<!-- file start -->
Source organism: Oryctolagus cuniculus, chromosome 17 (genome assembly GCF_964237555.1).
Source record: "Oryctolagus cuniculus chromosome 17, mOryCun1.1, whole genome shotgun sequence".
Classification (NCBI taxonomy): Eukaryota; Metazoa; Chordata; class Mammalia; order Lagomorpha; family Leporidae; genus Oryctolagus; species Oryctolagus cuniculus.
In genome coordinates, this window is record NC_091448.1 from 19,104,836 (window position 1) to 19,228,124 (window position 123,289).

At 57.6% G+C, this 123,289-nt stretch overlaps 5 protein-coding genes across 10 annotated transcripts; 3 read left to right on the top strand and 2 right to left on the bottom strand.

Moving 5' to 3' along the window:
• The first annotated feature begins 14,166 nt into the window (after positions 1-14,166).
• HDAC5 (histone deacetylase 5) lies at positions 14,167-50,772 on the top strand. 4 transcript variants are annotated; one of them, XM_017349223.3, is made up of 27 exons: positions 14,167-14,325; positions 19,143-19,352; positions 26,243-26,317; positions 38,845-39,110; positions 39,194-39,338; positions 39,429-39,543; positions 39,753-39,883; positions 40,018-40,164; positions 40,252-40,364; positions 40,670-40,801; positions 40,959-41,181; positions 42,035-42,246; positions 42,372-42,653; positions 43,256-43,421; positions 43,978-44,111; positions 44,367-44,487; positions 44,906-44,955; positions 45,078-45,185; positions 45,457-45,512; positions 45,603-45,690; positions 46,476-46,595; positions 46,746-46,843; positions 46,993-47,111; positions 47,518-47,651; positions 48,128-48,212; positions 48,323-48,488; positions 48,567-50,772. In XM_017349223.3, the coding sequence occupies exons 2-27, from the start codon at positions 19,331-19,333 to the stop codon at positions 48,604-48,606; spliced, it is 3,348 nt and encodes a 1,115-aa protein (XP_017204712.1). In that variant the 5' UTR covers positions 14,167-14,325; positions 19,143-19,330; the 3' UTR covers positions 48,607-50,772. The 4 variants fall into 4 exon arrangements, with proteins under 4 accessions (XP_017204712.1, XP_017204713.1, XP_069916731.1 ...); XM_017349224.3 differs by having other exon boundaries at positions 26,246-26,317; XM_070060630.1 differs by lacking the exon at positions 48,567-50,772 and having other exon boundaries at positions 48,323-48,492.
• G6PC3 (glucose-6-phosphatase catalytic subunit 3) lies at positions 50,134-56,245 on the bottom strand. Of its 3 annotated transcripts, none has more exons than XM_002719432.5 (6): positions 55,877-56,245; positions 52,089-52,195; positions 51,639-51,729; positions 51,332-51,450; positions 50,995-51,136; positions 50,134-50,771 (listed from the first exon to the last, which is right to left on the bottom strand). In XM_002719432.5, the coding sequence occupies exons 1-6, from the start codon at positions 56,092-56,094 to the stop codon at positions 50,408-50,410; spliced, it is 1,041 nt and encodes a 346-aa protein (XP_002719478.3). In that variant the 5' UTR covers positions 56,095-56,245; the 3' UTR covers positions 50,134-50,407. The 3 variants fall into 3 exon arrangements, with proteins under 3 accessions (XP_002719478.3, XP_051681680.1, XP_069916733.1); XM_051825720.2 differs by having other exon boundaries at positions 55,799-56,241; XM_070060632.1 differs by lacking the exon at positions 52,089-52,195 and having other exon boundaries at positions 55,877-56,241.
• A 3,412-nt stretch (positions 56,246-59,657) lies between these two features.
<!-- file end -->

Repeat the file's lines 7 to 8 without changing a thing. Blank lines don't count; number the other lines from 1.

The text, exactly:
• The first annotated feature begins 14,166 nt into the window (after positions 1-14,166).
• HDAC5 (histone deacetylase 5) lies at positions 14,167-50,772 on the top strand. 4 transcript variants are annotated; one of them, XM_017349223.3, is made up of 27 exons: positions 14,167-14,325; positions 19,143-19,352; positions 26,243-26,317; positions 38,845-39,110; positions 39,194-39,338; positions 39,429-39,543; positions 39,753-39,883; positions 40,018-40,164; positions 40,252-40,364; positions 40,670-40,801; positions 40,959-41,181; positions 42,035-42,246; positions 42,372-42,653; positions 43,256-43,421; positions 43,978-44,111; positions 44,367-44,487; positions 44,906-44,955; positions 45,078-45,185; positions 45,457-45,512; positions 45,603-45,690; positions 46,476-46,595; positions 46,746-46,843; positions 46,993-47,111; positions 47,518-47,651; positions 48,128-48,212; positions 48,323-48,488; positions 48,567-50,772. In XM_017349223.3, the coding sequence occupies exons 2-27, from the start codon at positions 19,331-19,333 to the stop codon at positions 48,604-48,606; spliced, it is 3,348 nt and encodes a 1,115-aa protein (XP_017204712.1). In that variant the 5' UTR covers positions 14,167-14,325; positions 19,143-19,330; the 3' UTR covers positions 48,607-50,772. The 4 variants fall into 4 exon arrangements, with proteins under 4 accessions (XP_017204712.1, XP_017204713.1, XP_069916731.1 ...); XM_017349224.3 differs by having other exon boundaries at positions 26,246-26,317; XM_070060630.1 differs by lacking the exon at positions 48,567-50,772 and having other exon boundaries at positions 48,323-48,492.